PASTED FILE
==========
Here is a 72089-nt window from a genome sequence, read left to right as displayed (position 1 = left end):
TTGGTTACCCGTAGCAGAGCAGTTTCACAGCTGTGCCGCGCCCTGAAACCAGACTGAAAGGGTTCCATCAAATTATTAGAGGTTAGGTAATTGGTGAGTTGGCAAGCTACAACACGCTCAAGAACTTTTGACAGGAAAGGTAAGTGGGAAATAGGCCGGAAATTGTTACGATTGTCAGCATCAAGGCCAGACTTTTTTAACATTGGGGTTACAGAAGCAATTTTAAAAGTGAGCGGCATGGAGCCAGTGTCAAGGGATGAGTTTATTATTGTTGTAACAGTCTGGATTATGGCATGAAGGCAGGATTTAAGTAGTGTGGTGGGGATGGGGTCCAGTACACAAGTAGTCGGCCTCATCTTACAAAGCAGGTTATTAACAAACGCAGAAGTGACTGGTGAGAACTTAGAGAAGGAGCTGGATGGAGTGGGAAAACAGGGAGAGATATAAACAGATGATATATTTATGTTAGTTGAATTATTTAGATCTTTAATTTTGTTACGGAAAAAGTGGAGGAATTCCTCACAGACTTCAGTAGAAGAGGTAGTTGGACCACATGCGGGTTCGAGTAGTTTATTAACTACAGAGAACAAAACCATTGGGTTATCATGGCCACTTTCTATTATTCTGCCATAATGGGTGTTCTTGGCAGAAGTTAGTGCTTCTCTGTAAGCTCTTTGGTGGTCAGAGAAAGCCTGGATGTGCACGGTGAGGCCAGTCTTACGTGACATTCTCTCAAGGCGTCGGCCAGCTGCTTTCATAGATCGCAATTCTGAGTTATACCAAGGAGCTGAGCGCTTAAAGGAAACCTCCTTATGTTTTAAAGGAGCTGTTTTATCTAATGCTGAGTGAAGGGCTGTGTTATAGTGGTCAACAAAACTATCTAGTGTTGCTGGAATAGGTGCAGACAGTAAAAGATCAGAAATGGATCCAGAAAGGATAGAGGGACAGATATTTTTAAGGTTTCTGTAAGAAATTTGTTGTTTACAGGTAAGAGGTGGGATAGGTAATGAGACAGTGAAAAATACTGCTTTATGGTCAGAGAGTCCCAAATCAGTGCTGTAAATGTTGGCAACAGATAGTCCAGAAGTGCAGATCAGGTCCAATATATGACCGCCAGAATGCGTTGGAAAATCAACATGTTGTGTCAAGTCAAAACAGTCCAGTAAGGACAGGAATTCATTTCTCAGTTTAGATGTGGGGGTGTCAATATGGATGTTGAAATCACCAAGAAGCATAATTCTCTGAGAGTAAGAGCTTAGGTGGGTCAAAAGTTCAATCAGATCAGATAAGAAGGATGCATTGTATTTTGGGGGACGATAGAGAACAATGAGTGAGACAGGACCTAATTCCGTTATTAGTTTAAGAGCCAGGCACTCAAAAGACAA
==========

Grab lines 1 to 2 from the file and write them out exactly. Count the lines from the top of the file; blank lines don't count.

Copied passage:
Here is a 72089-nt window from a genome sequence, read left to right as displayed (position 1 = left end):
TTGGTTACCCGTAGCAGAGCAGTTTCACAGCTGTGCCGCGCCCTGAAACCAGACTGAAAGGGTTCCATCAAATTATTAGAGGTTAGGTAATTGGTGAGTTGGCAAGCTACAACACGCTCAAGAACTTTTGACAGGAAAGGTAAGTGGGAAATAGGCCGGAAATTGTTACGATTGTCAGCATCAAGGCCAGACTTTTTTAACATTGGGGTTACAGAAGCAATTTTAAAAGTGAGCGGCATGGAGCCAGTGTCAAGGGATGAGTTTATTATTGTTGTAACAGTCTGGATTATGGCATGAAGGCAGGATTTAAGTAGTGTGGTGGGGATGGGGTCCAGTACACAAGTAGTCGGCCTCATCTTACAAAGCAGGTTATTAACAAACGCAGAAGTGACTGGTGAGAACTTAGAGAAGGAGCTGGATGGAGTGGGAAAACAGGGAGAGATATAAACAGATGATATATTTATGTTAGTTGAATTATTTAGATCTTTAATTTTGTTACGGAAAAAGTGGAGGAATTCCTCACAGACTTCAGTAGAAGAGGTAGTTGGACCACATGCGGGTTCGAGTAGTTTATTAACTACAGAGAACAAAACCATTGGGTTATCATGGCCACTTTCTATTATTCTGCCATAATGGGTGTTCTTGGCAGAAGTTAGTGCTTCTCTGTAAGCTCTTTGGTGGTCAGAGAAAGCCTGGATGTGCACGGTGAGGCCAGTCTTACGTGACATTCTCTCAAGGCGTCGGCCAGCTGCTTTCATAGATCGCAATTCTGAGTTATACCAAGGAGCTGAGCGCTTAAAGGAAACCTCCTTATGTTTTAAAGGAGCTGTTTTATCTAATGCTGAGTGAAGGGCTGTGTTATAGTGGTCAACAAAACTATCTAGTGTTGCTGGAATAGGTGCAGACAGTAAAAGATCAGAAATGGATCCAGAAAGGATAGAGGGACAGATATTTTTAAGGTTTCTGTAAGAAATTTGTTGTTTACAGGTAAGAGGTGGGATAGGTAATGAGACAGTGAAAAATACTGCTTTATGGTCAGAGAGTCCCAAATCAGTGCTGTAAATGTTGGCAACAGATAGTCCAGAAGTGCAGATCAGGTCCAATATATGACCGCCAGAATGCGTTGGAAAATCAACATGTTGTGTCAAGTCAAAACAGTCCAGTAAGGACAGGAATTCATTTCTCAGTTTAGATGTGGGGGTGTCAATATGGATGTTGAAATCACCAAGAAGCATAATTCTCTGAGAGTAAGAGCTTAGGTGGGTCAAAAGTTCAATCAGATCAGATAAGAAGGATGCATTGTATTTTGGGGGACGATAGAGAACAATGAGTGAGACAGGACCTAATTCCGTTATTAGTTTAAGAGCCAGGCACTCAAAAGACAA